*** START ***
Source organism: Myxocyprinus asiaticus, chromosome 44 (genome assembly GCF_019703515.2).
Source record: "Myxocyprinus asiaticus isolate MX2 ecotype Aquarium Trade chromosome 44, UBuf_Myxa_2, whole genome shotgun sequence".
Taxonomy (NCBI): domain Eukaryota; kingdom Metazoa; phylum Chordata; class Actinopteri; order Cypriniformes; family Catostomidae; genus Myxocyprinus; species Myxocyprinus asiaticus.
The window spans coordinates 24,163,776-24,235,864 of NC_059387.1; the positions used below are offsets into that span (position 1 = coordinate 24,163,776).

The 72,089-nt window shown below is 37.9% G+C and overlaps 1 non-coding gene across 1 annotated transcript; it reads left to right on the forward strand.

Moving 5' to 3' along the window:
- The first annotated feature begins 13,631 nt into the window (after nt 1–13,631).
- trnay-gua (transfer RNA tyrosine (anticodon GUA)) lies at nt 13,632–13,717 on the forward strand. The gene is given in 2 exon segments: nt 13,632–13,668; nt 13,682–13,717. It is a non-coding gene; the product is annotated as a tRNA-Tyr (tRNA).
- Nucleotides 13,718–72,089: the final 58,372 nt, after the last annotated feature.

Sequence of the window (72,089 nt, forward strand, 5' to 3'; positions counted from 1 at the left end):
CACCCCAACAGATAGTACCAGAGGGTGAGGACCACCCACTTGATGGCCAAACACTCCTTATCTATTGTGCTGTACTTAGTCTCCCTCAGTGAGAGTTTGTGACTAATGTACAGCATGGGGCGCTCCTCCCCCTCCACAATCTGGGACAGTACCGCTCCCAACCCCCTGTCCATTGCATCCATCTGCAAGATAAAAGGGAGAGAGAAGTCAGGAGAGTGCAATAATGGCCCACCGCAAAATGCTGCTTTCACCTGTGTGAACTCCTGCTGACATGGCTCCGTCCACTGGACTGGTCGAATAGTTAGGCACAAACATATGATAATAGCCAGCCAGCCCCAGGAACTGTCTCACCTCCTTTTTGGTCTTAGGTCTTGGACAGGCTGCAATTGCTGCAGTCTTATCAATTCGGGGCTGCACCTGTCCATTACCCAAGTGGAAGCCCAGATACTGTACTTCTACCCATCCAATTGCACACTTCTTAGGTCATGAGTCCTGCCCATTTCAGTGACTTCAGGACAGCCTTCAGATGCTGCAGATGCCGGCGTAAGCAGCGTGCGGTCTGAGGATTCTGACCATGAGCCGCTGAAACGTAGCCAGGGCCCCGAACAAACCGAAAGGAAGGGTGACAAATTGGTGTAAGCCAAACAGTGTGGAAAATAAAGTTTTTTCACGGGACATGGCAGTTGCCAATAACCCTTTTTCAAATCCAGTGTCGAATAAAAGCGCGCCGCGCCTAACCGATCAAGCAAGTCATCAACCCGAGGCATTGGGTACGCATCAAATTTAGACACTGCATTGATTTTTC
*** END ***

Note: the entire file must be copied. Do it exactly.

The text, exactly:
Source organism: Myxocyprinus asiaticus, chromosome 44 (genome assembly GCF_019703515.2).
Source record: "Myxocyprinus asiaticus isolate MX2 ecotype Aquarium Trade chromosome 44, UBuf_Myxa_2, whole genome shotgun sequence".
Taxonomy (NCBI): domain Eukaryota; kingdom Metazoa; phylum Chordata; class Actinopteri; order Cypriniformes; family Catostomidae; genus Myxocyprinus; species Myxocyprinus asiaticus.
The window spans coordinates 24,163,776-24,235,864 of NC_059387.1; the positions used below are offsets into that span (position 1 = coordinate 24,163,776).

The 72,089-nt window shown below is 37.9% G+C and overlaps 1 non-coding gene across 1 annotated transcript; it reads left to right on the forward strand.

Moving 5' to 3' along the window:
- The first annotated feature begins 13,631 nt into the window (after nt 1–13,631).
- trnay-gua (transfer RNA tyrosine (anticodon GUA)) lies at nt 13,632–13,717 on the forward strand. The gene is given in 2 exon segments: nt 13,632–13,668; nt 13,682–13,717. It is a non-coding gene; the product is annotated as a tRNA-Tyr (tRNA).
- Nucleotides 13,718–72,089: the final 58,372 nt, after the last annotated feature.

Sequence of the window (72,089 nt, forward strand, 5' to 3'; positions counted from 1 at the left end):
CACCCCAACAGATAGTACCAGAGGGTGAGGACCACCCACTTGATGGCCAAACACTCCTTATCTATTGTGCTGTACTTAGTCTCCCTCAGTGAGAGTTTGTGACTAATGTACAGCATGGGGCGCTCCTCCCCCTCCACAATCTGGGACAGTACCGCTCCCAACCCCCTGTCCATTGCATCCATCTGCAAGATAAAAGGGAGAGAGAAGTCAGGAGAGTGCAATAATGGCCCACCGCAAAATGCTGCTTTCACCTGTGTGAACTCCTGCTGACATGGCTCCGTCCACTGGACTGGTCGAATAGTTAGGCACAAACATATGATAATAGCCAGCCAGCCCCAGGAACTGTCTCACCTCCTTTTTGGTCTTAGGTCTTGGACAGGCTGCAATTGCTGCAGTCTTATCAATTCGGGGCTGCACCTGTCCATTACCCAAGTGGAAGCCCAGATACTGTACTTCTACCCATCCAATTGCACACTTCTTAGGTCATGAGTCCTGCCCATTTCAGTGACTTCAGGACAGCCTTCAGATGCTGCAGATGCCGGCGTAAGCAGCGTGCGGTCTGAGGATTCTGACCATGAGCCGCTGAAACGTAGCCAGGGCCCCGAACAAACCGAAAGGAAGGGTGACAAATTGGTGTAAGCCAAACAGTGTGGAAAATAAAGTTTTTTCACGGGACATGGCAGTTGCCAATAACCCTTTTTCAAATCCAGTGTCGAATAAAAGCGCGCCGCGCCTAACCGATCAAGCAAGTCATCAACCCGAGGCATTGGGTACGCATCAAATTTAGACACTGCATTGATTTTTC